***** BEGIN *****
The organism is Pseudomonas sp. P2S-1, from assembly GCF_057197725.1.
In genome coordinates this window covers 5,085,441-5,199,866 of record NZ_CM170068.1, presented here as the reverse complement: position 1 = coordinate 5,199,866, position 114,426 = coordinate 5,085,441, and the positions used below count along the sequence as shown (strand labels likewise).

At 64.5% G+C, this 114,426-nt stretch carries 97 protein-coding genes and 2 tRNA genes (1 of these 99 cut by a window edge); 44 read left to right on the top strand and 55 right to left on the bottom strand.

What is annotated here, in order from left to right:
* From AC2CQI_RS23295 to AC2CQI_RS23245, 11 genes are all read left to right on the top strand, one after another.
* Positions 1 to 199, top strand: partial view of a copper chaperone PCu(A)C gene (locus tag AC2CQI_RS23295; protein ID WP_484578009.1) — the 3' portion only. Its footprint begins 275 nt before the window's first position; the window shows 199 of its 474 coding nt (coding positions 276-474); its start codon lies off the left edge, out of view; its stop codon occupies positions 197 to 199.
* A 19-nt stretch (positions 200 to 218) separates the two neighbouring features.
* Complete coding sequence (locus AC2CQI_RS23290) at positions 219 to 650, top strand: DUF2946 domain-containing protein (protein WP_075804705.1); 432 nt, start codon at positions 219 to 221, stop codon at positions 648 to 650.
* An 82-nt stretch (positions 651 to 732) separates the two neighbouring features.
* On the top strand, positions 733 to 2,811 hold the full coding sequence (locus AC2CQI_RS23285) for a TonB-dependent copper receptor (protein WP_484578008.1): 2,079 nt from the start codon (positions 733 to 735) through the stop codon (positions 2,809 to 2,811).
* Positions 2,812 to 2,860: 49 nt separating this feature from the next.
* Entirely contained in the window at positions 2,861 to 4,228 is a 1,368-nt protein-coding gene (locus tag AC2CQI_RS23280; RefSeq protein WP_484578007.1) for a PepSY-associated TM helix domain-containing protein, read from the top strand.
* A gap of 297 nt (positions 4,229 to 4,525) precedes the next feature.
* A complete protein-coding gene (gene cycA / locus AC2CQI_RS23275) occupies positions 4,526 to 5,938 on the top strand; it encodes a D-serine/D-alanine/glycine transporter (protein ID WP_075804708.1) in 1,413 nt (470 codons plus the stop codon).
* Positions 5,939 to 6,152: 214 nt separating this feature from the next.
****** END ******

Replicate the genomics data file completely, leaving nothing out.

The organism is Pseudomonas sp. P2S-1, from assembly GCF_057197725.1.
In genome coordinates this window covers 5,085,441-5,199,866 of record NZ_CM170068.1, presented here as the reverse complement: position 1 = coordinate 5,199,866, position 114,426 = coordinate 5,085,441, and the positions used below count along the sequence as shown (strand labels likewise).

At 64.5% G+C, this 114,426-nt stretch carries 97 protein-coding genes and 2 tRNA genes (1 of these 99 cut by a window edge); 44 read left to right on the top strand and 55 right to left on the bottom strand.

What is annotated here, in order from left to right:
* From AC2CQI_RS23295 to AC2CQI_RS23245, 11 genes are all read left to right on the top strand, one after another.
* Positions 1 to 199, top strand: partial view of a copper chaperone PCu(A)C gene (locus tag AC2CQI_RS23295; protein ID WP_484578009.1) — the 3' portion only. Its footprint begins 275 nt before the window's first position; the window shows 199 of its 474 coding nt (coding positions 276-474); its start codon lies off the left edge, out of view; its stop codon occupies positions 197 to 199.
* A 19-nt stretch (positions 200 to 218) separates the two neighbouring features.
* Complete coding sequence (locus AC2CQI_RS23290) at positions 219 to 650, top strand: DUF2946 domain-containing protein (protein WP_075804705.1); 432 nt, start codon at positions 219 to 221, stop codon at positions 648 to 650.
* An 82-nt stretch (positions 651 to 732) separates the two neighbouring features.
* On the top strand, positions 733 to 2,811 hold the full coding sequence (locus AC2CQI_RS23285) for a TonB-dependent copper receptor (protein WP_484578008.1): 2,079 nt from the start codon (positions 733 to 735) through the stop codon (positions 2,809 to 2,811).
* Positions 2,812 to 2,860: 49 nt separating this feature from the next.
* Entirely contained in the window at positions 2,861 to 4,228 is a 1,368-nt protein-coding gene (locus tag AC2CQI_RS23280; RefSeq protein WP_484578007.1) for a PepSY-associated TM helix domain-containing protein, read from the top strand.
* A gap of 297 nt (positions 4,229 to 4,525) precedes the next feature.
* A complete protein-coding gene (gene cycA / locus AC2CQI_RS23275) occupies positions 4,526 to 5,938 on the top strand; it encodes a D-serine/D-alanine/glycine transporter (protein ID WP_075804708.1) in 1,413 nt (470 codons plus the stop codon).
* Positions 5,939 to 6,152: 214 nt separating this feature from the next.